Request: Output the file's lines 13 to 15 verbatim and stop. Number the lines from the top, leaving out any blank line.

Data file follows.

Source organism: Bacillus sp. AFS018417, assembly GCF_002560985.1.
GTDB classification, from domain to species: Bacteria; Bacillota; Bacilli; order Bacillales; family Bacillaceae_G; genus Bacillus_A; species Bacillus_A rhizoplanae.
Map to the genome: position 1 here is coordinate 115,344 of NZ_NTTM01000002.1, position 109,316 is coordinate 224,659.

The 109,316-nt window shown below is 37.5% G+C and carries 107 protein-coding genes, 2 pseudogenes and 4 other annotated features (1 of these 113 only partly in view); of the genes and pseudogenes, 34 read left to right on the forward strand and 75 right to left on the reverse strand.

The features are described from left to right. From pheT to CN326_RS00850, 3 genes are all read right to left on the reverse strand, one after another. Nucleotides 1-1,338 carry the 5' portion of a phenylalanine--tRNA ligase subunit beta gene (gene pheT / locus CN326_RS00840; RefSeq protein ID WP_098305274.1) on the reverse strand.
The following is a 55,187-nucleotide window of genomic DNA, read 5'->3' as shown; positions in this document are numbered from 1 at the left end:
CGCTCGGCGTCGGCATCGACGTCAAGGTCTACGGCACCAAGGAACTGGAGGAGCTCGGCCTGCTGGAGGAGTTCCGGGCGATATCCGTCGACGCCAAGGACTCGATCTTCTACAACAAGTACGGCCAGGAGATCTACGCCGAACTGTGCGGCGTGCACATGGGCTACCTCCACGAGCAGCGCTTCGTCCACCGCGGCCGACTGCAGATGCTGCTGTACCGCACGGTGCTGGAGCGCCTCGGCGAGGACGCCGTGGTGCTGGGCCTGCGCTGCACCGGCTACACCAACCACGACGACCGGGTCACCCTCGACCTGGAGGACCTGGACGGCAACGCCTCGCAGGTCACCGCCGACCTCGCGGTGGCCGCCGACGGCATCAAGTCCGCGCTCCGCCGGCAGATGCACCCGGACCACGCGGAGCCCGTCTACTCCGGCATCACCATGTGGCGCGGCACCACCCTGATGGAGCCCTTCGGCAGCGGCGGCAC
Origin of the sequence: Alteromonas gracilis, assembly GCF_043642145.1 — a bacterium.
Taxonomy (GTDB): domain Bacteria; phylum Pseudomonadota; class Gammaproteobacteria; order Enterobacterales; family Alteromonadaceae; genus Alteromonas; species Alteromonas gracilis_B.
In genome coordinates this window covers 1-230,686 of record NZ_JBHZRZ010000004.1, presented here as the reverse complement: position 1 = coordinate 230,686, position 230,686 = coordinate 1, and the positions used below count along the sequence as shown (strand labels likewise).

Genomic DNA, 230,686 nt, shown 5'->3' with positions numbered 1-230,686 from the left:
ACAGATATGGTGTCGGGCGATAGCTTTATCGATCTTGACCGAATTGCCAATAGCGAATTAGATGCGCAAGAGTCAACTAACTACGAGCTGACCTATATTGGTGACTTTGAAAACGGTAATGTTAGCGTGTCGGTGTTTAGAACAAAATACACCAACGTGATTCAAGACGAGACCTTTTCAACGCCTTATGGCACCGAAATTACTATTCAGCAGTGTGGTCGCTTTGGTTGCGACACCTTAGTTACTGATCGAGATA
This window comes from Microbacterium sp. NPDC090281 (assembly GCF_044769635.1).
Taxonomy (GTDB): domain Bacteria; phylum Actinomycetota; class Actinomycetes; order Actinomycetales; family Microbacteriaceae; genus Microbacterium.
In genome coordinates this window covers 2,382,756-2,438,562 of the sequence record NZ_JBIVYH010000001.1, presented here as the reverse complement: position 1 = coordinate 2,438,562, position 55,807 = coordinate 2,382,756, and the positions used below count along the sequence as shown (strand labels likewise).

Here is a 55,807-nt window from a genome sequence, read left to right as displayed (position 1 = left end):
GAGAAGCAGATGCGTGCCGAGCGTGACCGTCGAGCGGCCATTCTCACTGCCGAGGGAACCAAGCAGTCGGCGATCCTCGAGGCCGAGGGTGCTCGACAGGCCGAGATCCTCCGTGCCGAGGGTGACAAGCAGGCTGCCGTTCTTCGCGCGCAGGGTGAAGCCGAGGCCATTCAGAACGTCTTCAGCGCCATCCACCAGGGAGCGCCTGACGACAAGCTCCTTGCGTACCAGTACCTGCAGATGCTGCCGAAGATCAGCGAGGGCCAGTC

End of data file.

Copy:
This window comes from Microbacterium sp. NPDC090281 (assembly GCF_044769635.1).
Taxonomy (GTDB): domain Bacteria; phylum Actinomycetota; class Actinomycetes; order Actinomycetales; family Microbacteriaceae; genus Microbacterium.
In genome coordinates this window covers 2,382,756-2,438,562 of the sequence record NZ_JBIVYH010000001.1, presented here as the reverse complement: position 1 = coordinate 2,438,562, position 55,807 = coordinate 2,382,756, and the positions used below count along the sequence as shown (strand labels likewise).